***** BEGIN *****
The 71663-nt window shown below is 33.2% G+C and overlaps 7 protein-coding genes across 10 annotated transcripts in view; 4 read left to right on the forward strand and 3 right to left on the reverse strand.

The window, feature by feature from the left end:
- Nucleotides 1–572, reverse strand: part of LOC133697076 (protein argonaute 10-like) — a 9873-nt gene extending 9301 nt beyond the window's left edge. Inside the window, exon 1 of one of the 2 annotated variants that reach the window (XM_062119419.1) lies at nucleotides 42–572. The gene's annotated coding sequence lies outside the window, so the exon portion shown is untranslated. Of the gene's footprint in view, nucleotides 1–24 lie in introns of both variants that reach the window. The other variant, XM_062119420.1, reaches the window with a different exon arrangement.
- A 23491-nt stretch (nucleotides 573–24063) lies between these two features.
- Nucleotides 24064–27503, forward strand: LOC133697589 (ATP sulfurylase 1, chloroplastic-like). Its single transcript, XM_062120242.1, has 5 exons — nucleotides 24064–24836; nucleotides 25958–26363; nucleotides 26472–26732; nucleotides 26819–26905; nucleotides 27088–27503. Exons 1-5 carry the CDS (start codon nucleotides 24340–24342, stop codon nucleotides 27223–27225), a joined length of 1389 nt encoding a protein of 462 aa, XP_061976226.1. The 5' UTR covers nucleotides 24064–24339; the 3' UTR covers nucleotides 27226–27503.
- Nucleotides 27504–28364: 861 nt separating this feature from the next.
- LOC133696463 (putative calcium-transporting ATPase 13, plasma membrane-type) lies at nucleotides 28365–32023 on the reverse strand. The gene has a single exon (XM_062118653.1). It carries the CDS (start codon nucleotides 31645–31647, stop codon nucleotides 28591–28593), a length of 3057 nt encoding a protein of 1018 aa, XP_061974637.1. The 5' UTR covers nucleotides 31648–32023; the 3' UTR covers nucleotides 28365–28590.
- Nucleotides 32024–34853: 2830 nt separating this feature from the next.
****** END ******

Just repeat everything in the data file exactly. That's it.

The 71663-nt window shown below is 33.2% G+C and overlaps 7 protein-coding genes across 10 annotated transcripts in view; 4 read left to right on the forward strand and 3 right to left on the reverse strand.

The window, feature by feature from the left end:
- Nucleotides 1–572, reverse strand: part of LOC133697076 (protein argonaute 10-like) — a 9873-nt gene extending 9301 nt beyond the window's left edge. Inside the window, exon 1 of one of the 2 annotated variants that reach the window (XM_062119419.1) lies at nucleotides 42–572. The gene's annotated coding sequence lies outside the window, so the exon portion shown is untranslated. Of the gene's footprint in view, nucleotides 1–24 lie in introns of both variants that reach the window. The other variant, XM_062119420.1, reaches the window with a different exon arrangement.
- A 23491-nt stretch (nucleotides 573–24063) lies between these two features.
- Nucleotides 24064–27503, forward strand: LOC133697589 (ATP sulfurylase 1, chloroplastic-like). Its single transcript, XM_062120242.1, has 5 exons — nucleotides 24064–24836; nucleotides 25958–26363; nucleotides 26472–26732; nucleotides 26819–26905; nucleotides 27088–27503. Exons 1-5 carry the CDS (start codon nucleotides 24340–24342, stop codon nucleotides 27223–27225), a joined length of 1389 nt encoding a protein of 462 aa, XP_061976226.1. The 5' UTR covers nucleotides 24064–24339; the 3' UTR covers nucleotides 27226–27503.
- Nucleotides 27504–28364: 861 nt separating this feature from the next.
- LOC133696463 (putative calcium-transporting ATPase 13, plasma membrane-type) lies at nucleotides 28365–32023 on the reverse strand. The gene has a single exon (XM_062118653.1). It carries the CDS (start codon nucleotides 31645–31647, stop codon nucleotides 28591–28593), a length of 3057 nt encoding a protein of 1018 aa, XP_061974637.1. The 5' UTR covers nucleotides 31648–32023; the 3' UTR covers nucleotides 28365–28590.
- Nucleotides 32024–34853: 2830 nt separating this feature from the next.